As the capital and home of a giant state university, Madison is somewhat insulated from the economic malaise plaguing the country. But TV business is still down around 20% year-over-year, with unemployment and homeowner anxiety creeping upward.“We're feeling the effects of the recession, but it's not as bad as the rest of the state,” says WBUW VP/General Manager Tom Keeler. “There does appear to be light at the end of the tunnel.”
Madison stations have been making news. Acme CW outlet WBUW broke from Nielsen at the end of July; Keeler says he couldn't justify the cost amidst ratings he deemed to be consistently inaccurate. Bob Smith, a regional VP at Gray Television and general manager at WMTV, will add Young Broadcasting's WBAY Green Bay to his watch after the FCC approves the Young deal. That will give Gray greater reach across Wisconsin.
Morgan Murphy's WISC, a CBS affiliate, led the revenue pack in 2008, according to BIA Financial. Its $15.5 million haul bested NBC affiliate WMTV ($12.6 million), Quincy Newspapers' ABC outlet WKOW ($12.1 million) and Sinclair's Fox outlet, WMSN.
WISC and WMTV virtually split total day household ratings in May, and WISC won primetime and evening news. WISC Executive VP/GM David Sanks says the station offers no-nonsense news, with fewer commercials. “Our first effort is to report news events that affect our area,” he says. “Features don't get the bulk of our airtime.”
WMTV won mornings and late news, its 7.0 rating/18 share a point better than WISC at 10 p.m. Smith credits gains to the station's news director, Chris Gegg, whom he describes as “a real news-hound” and a hands-on news manager. “He's so focused and so energetic,” Smith says.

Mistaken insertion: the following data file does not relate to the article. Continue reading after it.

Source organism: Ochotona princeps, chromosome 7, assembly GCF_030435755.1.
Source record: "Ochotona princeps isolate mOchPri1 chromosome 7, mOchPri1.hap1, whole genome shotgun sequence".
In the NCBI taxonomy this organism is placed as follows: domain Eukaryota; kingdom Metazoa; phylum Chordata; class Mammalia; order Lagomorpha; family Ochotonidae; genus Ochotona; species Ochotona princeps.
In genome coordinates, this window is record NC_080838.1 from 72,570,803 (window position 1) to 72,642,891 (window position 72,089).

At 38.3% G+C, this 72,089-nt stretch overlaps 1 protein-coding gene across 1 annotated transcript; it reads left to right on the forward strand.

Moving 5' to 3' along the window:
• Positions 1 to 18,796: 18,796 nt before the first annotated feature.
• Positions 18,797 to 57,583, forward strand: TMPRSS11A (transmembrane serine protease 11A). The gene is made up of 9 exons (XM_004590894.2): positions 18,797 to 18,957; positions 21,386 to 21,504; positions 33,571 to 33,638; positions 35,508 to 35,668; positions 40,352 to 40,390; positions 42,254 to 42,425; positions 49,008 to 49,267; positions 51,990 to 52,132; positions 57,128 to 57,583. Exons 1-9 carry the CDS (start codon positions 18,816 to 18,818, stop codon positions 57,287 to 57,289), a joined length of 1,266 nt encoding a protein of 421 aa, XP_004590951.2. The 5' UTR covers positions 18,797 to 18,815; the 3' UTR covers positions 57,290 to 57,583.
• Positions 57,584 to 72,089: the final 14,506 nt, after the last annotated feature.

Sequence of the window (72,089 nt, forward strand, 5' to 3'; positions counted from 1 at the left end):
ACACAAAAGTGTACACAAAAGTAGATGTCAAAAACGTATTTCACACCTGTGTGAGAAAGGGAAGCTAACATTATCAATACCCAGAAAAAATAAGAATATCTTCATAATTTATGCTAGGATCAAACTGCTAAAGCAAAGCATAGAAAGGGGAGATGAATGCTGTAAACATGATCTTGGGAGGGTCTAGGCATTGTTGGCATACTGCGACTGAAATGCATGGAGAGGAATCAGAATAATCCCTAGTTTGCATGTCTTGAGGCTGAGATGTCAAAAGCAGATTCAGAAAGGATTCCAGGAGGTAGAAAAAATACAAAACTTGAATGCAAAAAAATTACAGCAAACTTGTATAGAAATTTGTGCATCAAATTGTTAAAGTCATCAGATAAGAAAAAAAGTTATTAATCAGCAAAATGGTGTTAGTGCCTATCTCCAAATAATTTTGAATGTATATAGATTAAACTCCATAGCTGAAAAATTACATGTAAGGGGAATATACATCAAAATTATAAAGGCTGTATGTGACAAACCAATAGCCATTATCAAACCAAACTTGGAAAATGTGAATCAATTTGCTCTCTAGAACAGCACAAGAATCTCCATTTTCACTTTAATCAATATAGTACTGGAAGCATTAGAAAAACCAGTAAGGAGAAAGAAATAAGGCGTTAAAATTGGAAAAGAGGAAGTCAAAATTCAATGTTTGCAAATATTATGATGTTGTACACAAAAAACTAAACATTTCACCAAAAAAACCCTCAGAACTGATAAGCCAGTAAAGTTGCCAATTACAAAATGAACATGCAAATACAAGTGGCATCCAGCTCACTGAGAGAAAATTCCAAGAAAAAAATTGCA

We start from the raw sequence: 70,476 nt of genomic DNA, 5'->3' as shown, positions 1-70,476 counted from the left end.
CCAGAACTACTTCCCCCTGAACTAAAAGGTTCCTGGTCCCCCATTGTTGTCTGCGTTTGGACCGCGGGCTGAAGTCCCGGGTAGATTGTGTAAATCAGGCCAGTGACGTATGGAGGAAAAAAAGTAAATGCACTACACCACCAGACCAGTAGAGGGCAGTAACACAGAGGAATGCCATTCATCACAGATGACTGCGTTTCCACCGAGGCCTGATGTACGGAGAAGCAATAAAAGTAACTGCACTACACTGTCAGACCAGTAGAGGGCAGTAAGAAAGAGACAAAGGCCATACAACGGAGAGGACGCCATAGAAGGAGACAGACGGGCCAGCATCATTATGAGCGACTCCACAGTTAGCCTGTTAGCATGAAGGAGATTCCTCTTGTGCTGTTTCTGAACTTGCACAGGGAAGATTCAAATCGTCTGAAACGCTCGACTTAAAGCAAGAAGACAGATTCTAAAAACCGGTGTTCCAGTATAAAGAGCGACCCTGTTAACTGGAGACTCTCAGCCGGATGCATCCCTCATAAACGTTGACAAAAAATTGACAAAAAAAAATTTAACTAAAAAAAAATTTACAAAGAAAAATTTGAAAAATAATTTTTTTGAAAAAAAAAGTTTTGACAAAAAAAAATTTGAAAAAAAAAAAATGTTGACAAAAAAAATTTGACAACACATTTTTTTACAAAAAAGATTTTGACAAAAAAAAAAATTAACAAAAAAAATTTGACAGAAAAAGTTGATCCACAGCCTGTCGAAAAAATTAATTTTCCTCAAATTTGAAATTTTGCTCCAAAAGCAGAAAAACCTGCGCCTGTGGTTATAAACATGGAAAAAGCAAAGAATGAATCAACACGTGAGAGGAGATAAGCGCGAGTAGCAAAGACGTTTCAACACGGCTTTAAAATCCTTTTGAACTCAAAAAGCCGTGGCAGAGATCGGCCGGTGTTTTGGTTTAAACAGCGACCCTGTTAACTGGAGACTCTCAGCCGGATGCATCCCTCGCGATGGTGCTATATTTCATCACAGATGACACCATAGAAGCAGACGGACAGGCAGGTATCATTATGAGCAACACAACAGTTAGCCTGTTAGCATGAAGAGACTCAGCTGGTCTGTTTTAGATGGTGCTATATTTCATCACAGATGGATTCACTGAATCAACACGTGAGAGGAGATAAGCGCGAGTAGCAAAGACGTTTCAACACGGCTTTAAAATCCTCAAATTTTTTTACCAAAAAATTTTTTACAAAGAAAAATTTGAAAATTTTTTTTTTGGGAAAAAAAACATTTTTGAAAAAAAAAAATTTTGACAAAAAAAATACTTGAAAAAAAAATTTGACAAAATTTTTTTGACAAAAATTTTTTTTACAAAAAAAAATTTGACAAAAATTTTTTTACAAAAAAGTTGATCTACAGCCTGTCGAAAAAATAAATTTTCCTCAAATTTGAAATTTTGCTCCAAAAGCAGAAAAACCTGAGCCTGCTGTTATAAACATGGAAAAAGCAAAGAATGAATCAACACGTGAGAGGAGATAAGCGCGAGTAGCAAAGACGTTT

Fighting for ratings and dollars
Stations in the No. 85 DMA are fighting for every ratings point and ad dollar. WMTV takes on newspapers, cable and the Yellow Pages as part of its Triple Play Challenge. WKOW connects with viewers on Facebook, Twitter and its YouNews platform. WMSN offers live interactive radar on Fox47.com.
WBUW is envisioning a larger role for Emmy Fink, the station host both on-air and in the community. “We're developing some college marketing programs around her,” Keeler says.
Madison residents are thinking football this time of year, in the form of both the University of Wisconsin's Badgers and the NFL's Packers. They're also talking about a pending governor's race that became a lot more interesting when Gov. Jim Doyle said he won't seek a third term next year. “It's going to be a wide-open race,” Smith says. “That's going to be good for stations.”
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